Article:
Home Entertainment Monday Box Office Report – Licence to kill (and make money)

Monday Box Office Report – Licence to kill (and make money)

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Over the course of his 57-year cinematic lifespan, James Bond has faced down a colourful rogues gallery comprised of despicable terrorists, violent madmen, megalomaniacal scientists, inhuman henchmen and more, all looking to either rule the world or destroy it. But this weekend past 007 came up against one of his toughest adversaries to date: A bald American boy and his dog.

With Spectre, Daniel Craig’s latest outing as the British superspy, already ruling Europe, it set its sights across the pond as it opened in the US this past Friday. Standing in the way of its domestic total box office domination though was Charlie Brown and Snoopy and the rest of the gang from The Peanuts Movie, which opened on the same day. It was a titanic clash for the ages, and in the end Bond came out on top, but not without one hell of a scrappy performance from the underdog as the two films pulled in a respective, and highly respectable, $73 million and $45 million to claim the top two spots on the charts.

Peanuts (7)

With Spectre having already brought in a further $233 million internationally, it’s off to a really good start on its quest to topple predecessor Skyfall from its franchise-high box office throne. Spectre‘s biggest hurdle though is that at a whopping $250 million, it carries a price tag $50 million more than Skyfall.

Either way, Spectre and The Peanuts Movie brought in some much needed cash to the US box office, which had notched up the worst performing weekend of the year the week before. Their entries at the top of the chart essentially just bumped everything down two places from last week. Well, nearly everything, as somehow Hotel Transylvania 2 once again managed the incredible feat of climbing up two spots to sixth, despite the fact that it’s already been on the charts for six weeks already. The Adam Sandler led animated flick has now made a monstrous $404 million globally off a $80 million budget.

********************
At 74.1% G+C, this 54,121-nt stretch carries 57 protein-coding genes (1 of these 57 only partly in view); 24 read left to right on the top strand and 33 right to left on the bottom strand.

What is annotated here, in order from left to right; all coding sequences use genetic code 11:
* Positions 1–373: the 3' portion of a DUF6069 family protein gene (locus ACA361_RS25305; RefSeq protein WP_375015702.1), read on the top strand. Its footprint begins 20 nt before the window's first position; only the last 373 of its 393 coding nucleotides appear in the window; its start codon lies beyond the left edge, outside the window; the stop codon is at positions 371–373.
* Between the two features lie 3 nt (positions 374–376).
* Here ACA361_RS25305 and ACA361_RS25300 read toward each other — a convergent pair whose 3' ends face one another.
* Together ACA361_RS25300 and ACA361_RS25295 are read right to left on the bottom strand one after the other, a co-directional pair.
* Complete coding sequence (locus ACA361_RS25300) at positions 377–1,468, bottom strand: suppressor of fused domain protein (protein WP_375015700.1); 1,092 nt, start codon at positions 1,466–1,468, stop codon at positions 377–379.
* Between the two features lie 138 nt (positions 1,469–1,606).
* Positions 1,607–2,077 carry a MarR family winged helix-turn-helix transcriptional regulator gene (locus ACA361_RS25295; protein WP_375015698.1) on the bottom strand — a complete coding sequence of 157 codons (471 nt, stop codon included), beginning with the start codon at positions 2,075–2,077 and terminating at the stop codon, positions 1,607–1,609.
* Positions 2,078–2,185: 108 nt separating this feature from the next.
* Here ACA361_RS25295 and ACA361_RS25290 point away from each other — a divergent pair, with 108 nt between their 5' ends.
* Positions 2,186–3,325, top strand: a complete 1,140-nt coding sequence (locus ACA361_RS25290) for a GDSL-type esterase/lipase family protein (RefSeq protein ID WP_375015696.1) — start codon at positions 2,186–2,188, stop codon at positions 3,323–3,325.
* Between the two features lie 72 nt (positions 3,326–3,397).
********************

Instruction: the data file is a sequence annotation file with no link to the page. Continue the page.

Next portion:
The only other points of interest on the charts is that Vin Diesel’s The Last Witch Hunter continues to flounder, slipping from fifth to eighth and just about torpedoing any franchise plans the studio may have had, while The Intern managed to claw its way back into the top 10 after dropping out for one week. Here’s what the rest of the chart looks like.

  • Spectre – $73 million
  • The Peanuts Movie – $45 million
  • The Martian – $9.3 million
  • Goosebumps – $6.95 million
  • Bridge of Spies – $6.08 million
  • Hotel Transylvania 2 – $3.55 million
  • Burnt – $3 million
  • The Last Witch Hunter – $2.65 million
  • The Intern – $1.81 million
  • Paranormal Activity: The Ghost Dimension – $1.65 million

The most noteworthy departure out of the top 10 this week is the Sandra Bullock led Our Brand is Crisis. It opened last week at eighth to the lowest domestic opening in Bullock’s career and continues to flop hard as it dropped down to eleventh place, only mustering up a meagre $1.5 million in its second week. It still needs to open internationally, but at this point it’s only managed to recoup $6 million of its $28 million budget, and things are not looking good.

Last Updated: November 9, 2015

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